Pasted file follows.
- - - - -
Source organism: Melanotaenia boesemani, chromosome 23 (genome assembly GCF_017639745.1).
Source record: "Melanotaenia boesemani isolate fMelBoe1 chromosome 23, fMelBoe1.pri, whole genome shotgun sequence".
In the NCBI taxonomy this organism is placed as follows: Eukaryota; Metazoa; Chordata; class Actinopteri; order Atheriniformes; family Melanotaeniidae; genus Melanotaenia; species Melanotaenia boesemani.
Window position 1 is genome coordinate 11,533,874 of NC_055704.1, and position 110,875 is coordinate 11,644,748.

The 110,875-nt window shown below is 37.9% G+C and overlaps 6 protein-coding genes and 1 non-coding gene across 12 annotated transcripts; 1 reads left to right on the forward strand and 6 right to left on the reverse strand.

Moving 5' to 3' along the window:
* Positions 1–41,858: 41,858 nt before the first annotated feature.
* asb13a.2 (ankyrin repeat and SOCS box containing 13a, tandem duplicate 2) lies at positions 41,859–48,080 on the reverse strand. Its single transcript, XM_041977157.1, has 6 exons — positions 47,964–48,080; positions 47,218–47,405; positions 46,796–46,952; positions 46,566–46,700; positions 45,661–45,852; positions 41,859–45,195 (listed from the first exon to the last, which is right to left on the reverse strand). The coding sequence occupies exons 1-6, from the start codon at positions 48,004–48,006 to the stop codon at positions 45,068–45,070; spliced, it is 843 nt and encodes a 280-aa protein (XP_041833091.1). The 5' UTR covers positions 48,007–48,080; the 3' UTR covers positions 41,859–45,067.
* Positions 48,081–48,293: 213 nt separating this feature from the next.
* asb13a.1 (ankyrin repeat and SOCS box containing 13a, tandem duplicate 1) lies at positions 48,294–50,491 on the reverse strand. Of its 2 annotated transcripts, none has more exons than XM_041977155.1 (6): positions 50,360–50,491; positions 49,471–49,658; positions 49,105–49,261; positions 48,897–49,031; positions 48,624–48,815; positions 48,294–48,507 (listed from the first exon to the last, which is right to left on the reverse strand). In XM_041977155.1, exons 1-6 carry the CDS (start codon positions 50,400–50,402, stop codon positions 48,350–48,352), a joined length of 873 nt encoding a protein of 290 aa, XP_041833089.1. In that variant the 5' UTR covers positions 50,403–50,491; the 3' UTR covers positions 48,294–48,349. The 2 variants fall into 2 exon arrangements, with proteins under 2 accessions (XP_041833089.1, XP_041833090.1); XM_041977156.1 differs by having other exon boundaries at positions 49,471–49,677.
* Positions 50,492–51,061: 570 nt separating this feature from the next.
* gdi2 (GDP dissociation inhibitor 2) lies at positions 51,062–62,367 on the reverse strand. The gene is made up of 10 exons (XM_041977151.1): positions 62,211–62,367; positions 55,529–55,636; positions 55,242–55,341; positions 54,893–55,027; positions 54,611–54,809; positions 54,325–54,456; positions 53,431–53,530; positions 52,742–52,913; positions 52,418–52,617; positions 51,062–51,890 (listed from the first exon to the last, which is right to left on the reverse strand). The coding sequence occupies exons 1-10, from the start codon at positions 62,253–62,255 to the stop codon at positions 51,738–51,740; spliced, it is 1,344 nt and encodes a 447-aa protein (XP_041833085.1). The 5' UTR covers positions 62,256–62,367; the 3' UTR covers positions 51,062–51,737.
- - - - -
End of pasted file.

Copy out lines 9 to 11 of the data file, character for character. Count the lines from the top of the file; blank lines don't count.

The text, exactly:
* Positions 48,081–48,293: 213 nt separating this feature from the next.
* asb13a.1 (ankyrin repeat and SOCS box containing 13a, tandem duplicate 1) lies at positions 48,294–50,491 on the reverse strand. Of its 2 annotated transcripts, none has more exons than XM_041977155.1 (6): positions 50,360–50,491; positions 49,471–49,658; positions 49,105–49,261; positions 48,897–49,031; positions 48,624–48,815; positions 48,294–48,507 (listed from the first exon to the last, which is right to left on the reverse strand). In XM_041977155.1, exons 1-6 carry the CDS (start codon positions 50,400–50,402, stop codon positions 48,350–48,352), a joined length of 873 nt encoding a protein of 290 aa, XP_041833089.1. In that variant the 5' UTR covers positions 50,403–50,491; the 3' UTR covers positions 48,294–48,349. The 2 variants fall into 2 exon arrangements, with proteins under 2 accessions (XP_041833089.1, XP_041833090.1); XM_041977156.1 differs by having other exon boundaries at positions 49,471–49,677.
* Positions 50,492–51,061: 570 nt separating this feature from the next.